MacSpeech Scribe full review
If you’re a terrible typist, struggling with RSI, or you get your best ideas when you have no way to write them down, MacSpeech’s Scribe is certain to handle the details.
You can use virtually any recording device (including your iPhone’s Voice Memo app) to capture your words, as long as your recording can be saved in any of Scribe’s five supported audio formats: AIFF, M4a, M4v, MP4, or WAV.
To get started you need to train Scribe to understand the way you speak: Scribe only needs 120 seconds of recorded speech. You can also feed it text files, which gives Scribe a better idea of the vocabulary you use, making its transcription more accurate. We were impressed by how well the program worked once the training session was over. For the most part Scribe picked up every word without a hitch.
Unfortunately, the initial training sessions didn’t come off without a hitch. Before using the iPhone’s Voice Memo app we tried a Snowball mic and GarageBand to record and then export audio in MP4 format, but using it always caused Scribe to crash. MacSpeech told us that, while MP4 files are supported, they rarely see anyone using that format and suggested that we use a different format. Once we made the change Scribe worked fine.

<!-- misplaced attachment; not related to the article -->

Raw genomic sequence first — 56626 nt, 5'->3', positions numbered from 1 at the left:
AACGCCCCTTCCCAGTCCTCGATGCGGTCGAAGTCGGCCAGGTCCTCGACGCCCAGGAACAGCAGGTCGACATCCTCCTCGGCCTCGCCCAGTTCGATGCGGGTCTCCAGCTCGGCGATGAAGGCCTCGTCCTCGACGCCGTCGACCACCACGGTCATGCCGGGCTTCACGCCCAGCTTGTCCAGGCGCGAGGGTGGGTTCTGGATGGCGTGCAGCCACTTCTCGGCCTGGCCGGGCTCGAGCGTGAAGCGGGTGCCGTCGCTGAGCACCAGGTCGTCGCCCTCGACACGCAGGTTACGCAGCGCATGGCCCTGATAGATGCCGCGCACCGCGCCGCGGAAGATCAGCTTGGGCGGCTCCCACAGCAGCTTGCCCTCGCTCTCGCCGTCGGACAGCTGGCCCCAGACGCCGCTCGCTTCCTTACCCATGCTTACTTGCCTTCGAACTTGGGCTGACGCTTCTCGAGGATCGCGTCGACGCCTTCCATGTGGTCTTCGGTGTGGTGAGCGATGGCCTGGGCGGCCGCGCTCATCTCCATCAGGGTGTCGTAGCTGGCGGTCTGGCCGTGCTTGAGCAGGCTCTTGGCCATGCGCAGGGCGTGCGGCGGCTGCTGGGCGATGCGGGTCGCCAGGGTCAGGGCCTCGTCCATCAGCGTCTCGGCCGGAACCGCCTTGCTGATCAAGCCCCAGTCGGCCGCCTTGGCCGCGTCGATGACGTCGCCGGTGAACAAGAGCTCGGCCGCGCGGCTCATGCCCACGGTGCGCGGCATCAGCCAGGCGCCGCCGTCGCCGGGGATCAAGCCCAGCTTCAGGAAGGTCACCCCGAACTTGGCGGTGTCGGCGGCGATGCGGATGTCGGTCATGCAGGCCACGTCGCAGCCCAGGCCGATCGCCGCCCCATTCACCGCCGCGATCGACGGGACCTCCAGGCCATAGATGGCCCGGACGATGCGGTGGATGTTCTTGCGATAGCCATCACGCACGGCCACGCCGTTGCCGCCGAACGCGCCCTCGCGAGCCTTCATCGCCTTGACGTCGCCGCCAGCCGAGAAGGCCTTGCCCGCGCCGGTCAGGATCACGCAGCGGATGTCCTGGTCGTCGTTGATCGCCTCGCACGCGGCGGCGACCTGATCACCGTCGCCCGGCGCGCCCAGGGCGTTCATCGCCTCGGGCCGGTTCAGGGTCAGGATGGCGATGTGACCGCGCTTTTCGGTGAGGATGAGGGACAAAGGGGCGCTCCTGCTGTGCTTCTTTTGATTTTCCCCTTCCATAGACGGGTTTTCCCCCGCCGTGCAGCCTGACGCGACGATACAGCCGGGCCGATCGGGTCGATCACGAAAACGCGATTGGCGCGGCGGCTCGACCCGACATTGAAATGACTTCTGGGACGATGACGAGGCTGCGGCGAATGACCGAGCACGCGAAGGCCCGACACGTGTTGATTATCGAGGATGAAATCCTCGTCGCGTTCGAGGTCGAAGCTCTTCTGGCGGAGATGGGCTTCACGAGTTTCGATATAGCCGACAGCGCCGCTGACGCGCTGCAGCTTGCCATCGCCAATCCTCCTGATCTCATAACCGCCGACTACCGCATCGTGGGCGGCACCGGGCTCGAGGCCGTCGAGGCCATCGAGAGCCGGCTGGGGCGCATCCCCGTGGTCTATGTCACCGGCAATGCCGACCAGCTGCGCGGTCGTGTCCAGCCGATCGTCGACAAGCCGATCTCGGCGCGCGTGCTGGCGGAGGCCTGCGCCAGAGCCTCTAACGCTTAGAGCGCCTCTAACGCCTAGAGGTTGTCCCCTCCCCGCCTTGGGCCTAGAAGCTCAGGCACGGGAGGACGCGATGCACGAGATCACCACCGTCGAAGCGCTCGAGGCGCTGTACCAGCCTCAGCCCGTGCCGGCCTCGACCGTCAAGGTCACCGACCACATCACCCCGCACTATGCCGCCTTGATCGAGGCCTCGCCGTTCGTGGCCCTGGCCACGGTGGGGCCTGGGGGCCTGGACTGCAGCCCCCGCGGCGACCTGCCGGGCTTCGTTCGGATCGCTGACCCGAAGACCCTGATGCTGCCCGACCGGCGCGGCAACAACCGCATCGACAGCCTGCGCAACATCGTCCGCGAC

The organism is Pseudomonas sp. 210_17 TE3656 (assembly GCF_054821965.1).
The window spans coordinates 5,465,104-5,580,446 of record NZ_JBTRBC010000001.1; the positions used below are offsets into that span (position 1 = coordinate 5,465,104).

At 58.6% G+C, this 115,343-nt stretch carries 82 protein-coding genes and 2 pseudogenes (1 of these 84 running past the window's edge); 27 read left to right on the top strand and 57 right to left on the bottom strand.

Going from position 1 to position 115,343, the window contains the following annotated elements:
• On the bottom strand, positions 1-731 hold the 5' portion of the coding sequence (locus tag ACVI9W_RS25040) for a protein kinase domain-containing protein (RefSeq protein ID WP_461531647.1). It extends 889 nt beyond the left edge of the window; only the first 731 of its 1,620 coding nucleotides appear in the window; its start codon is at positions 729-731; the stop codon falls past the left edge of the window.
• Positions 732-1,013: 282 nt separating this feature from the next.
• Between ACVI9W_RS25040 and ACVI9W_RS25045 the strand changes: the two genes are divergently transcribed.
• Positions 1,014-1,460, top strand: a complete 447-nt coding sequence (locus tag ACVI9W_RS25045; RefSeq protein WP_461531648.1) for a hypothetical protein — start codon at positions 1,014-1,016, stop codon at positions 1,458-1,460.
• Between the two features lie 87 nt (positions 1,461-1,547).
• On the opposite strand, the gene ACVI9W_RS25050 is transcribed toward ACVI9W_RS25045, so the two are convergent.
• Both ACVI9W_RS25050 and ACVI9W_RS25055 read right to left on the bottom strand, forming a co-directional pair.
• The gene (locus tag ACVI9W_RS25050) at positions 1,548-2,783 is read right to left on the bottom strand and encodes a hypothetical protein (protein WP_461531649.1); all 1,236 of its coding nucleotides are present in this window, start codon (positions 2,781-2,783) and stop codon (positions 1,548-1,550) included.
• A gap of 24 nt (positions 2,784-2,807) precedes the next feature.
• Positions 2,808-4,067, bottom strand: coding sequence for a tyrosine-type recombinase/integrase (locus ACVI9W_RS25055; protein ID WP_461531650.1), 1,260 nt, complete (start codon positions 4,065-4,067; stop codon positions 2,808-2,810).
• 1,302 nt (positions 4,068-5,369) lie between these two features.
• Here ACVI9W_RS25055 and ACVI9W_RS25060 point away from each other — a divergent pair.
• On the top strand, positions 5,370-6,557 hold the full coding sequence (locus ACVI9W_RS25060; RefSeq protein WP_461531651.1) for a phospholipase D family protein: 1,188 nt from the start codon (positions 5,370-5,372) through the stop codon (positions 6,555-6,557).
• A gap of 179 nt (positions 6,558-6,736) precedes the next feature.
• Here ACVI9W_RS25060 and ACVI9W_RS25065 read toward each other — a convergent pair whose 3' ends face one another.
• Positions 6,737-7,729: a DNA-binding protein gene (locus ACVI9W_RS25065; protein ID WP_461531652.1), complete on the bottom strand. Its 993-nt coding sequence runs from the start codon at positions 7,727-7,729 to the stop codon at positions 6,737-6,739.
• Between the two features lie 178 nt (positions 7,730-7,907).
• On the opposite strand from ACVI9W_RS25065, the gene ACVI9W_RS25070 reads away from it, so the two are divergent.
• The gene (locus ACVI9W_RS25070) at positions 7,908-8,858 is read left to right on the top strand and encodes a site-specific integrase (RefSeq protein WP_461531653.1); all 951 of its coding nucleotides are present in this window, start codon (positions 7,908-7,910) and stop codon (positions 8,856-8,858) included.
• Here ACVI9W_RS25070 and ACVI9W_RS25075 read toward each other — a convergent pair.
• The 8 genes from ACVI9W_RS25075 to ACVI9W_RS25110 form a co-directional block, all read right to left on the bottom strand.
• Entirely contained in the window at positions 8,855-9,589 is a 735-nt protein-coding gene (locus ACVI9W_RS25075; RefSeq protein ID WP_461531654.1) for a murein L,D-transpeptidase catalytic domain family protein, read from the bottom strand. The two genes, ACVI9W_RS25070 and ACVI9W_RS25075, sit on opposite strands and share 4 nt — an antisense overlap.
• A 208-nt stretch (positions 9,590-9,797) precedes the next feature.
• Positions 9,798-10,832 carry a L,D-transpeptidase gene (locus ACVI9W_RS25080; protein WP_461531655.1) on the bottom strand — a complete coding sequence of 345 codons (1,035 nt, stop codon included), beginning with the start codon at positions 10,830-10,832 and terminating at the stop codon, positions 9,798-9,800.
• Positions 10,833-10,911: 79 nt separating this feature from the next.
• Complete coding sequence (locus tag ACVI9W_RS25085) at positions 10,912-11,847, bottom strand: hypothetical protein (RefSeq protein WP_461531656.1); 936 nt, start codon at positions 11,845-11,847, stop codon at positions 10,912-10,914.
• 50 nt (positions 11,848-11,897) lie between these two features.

You edit your transcribed speech within a two-column window. Clicking within a transcribed phrase on the left changes the list of possible transcription options on the right; clicking a number in the list changes the phrase in the body of your document. If none of the phrases are correct you can double-click the phrase in the list that comes closest to what you’ve said and make edits. Scribe will then make changes to that phrase in your document and update its library of words to add a new word or continue learning how you speak.
We have one other complaint about Scribe. The application ships with a vocabulary library that includes about 150,000 words, but there’s no way to correct typos – few as they may be – that appear in the included library.